Race Preview: 2016 Eastern Oregon Half Marathon

I was talking with blogger Joe Dudman the other day. Joe runs A LOT and was saying that he is just one way from completing a race in all 36 counties. That got me thinking about where I have run before and how I was going to round out my own personal county challenge. This upcoming Memorial Day seems like the perfect opportunity to mark Wheeler County off of my list with the 2016 Eastern Oregon Half Marathon (10k & 5k).

I don’t mean this as a dig, but Spray is in the middle of nowhere. When I was looking for the biggest city to draw a reference to, the nearest I could find was Prineville (83 miles), John Day (69 miles) or Condon (51 miles). It’s pretty isolated. But it’s bound to be Eastern Oregon at it’s finest. After 52 years (yes – 52!), the race has decided to add a 5k and 10k in addition to the 1/2 half.

The half will be point to point (bus transportation will be available to transport all runners to the start), and is described simply as:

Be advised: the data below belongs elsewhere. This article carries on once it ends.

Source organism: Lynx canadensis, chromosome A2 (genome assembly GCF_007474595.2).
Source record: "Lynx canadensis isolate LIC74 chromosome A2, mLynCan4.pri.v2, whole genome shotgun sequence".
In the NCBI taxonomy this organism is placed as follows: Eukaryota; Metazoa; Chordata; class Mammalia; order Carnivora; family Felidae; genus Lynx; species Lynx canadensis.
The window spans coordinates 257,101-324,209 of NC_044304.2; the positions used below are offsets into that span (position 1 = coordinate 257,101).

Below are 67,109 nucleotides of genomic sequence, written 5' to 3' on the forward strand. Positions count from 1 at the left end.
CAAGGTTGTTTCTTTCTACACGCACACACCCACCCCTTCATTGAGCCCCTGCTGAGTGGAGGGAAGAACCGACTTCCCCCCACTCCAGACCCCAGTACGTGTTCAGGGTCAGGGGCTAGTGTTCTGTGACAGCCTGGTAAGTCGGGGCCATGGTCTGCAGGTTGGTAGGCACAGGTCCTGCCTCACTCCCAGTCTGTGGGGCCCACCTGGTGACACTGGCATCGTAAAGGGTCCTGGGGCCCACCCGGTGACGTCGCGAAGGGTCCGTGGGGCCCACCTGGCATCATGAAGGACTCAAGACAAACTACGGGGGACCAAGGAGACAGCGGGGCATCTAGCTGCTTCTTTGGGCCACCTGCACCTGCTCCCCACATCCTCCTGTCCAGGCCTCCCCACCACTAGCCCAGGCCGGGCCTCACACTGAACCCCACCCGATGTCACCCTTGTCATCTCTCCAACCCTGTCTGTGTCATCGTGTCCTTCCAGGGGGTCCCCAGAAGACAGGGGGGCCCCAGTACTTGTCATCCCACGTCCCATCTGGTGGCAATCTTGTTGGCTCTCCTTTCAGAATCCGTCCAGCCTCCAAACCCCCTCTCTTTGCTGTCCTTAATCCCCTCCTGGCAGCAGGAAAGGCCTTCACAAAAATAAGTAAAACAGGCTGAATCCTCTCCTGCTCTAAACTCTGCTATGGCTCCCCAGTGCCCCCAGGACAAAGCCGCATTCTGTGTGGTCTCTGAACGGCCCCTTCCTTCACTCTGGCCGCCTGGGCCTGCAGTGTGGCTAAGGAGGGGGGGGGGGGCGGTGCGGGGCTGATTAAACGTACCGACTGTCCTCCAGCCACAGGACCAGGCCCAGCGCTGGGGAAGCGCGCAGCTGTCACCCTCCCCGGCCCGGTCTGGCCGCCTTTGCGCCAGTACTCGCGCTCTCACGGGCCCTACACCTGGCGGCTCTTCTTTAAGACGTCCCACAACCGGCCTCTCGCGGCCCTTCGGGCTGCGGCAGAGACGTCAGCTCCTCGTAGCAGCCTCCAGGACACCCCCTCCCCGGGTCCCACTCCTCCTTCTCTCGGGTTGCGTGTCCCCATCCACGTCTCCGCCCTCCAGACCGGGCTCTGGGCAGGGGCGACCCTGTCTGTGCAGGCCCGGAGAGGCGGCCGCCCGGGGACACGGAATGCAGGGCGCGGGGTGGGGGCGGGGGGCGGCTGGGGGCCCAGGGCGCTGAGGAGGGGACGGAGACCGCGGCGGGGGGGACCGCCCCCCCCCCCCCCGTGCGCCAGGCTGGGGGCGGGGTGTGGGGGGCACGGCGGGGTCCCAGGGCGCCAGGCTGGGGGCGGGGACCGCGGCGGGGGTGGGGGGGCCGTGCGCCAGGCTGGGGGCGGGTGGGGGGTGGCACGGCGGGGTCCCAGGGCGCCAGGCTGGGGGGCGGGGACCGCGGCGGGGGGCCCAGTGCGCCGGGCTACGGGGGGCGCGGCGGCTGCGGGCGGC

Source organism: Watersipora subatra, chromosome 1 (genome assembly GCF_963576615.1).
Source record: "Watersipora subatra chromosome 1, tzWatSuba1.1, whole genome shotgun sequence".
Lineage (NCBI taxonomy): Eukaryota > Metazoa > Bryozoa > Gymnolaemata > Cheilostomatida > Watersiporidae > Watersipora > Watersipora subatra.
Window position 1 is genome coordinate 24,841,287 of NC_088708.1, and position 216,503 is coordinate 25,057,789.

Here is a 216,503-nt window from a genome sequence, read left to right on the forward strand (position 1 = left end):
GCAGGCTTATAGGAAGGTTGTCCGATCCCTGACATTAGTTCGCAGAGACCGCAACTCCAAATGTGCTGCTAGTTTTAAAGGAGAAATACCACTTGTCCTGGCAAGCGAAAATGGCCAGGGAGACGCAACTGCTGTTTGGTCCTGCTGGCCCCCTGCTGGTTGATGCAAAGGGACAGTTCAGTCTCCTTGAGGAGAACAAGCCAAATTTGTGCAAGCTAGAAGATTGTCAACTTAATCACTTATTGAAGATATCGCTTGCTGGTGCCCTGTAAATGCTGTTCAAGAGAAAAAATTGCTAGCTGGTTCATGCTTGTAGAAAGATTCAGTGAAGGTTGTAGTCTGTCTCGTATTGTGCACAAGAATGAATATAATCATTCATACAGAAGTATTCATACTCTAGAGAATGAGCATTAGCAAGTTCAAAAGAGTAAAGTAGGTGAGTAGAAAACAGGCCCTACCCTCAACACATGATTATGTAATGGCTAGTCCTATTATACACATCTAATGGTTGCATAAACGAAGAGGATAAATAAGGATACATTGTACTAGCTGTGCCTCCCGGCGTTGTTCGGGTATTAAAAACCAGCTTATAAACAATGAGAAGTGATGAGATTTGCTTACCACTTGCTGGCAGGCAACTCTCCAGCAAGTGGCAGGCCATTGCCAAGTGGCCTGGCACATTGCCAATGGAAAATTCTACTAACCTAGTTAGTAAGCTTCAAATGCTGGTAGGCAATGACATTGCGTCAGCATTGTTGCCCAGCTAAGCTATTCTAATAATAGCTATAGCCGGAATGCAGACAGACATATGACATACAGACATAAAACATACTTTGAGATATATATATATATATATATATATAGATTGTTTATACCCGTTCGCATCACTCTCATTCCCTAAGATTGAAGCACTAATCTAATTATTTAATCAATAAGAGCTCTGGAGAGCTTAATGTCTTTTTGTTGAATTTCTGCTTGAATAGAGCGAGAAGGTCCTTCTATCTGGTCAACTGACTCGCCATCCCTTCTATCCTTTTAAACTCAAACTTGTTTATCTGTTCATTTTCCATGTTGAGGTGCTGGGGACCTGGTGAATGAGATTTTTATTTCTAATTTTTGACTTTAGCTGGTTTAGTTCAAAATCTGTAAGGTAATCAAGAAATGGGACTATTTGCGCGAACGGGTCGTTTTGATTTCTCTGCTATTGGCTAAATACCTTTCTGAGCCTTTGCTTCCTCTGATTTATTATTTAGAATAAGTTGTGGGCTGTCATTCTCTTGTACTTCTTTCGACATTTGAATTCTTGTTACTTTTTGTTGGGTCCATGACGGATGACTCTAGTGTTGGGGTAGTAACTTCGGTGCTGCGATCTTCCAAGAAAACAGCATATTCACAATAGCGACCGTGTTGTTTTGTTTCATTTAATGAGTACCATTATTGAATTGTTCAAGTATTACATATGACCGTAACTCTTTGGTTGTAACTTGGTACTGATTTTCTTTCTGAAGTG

[Beginning] 1/4 mile north of Service Creek on HWY 19 and follows the scenic John Day River Valley, to finish in the town of Spray, OR.  The surface is paved, with a twelve-foot rise in elevation between start and finish.  Participants will run with traffic on the right side of the road.

As far as I can tell via Google Maps and the above description, this is the general route of the course.

Following the race, there will be breakfast available at Spray School (pancakes, ham, and eggs).  There will also be showering capabilities (it would NOT be fun to drive home afterwards without one), but be cognizant that “hot water assured to those with fastest race times”.

Make a day of this event and head to a part of the state you probably haven’t been to or raced in before!

Eastern Oregon Half Marathon (10k & 5k) (Spray)
When: Saturday, May 28th
Register:Online here; $30.00; +$5 for shirt (must register by May 17th for shirt)


About Author

Matt Rasmussen lives in Keizer, Ore. with his wife and three daughters. He enjoys watching hockey, going to as many breweries (618) and wineries (152) as he can, and all things Canada (he was born there). Matt was raised as a baseball player and officially transitioned over to running in 2010.

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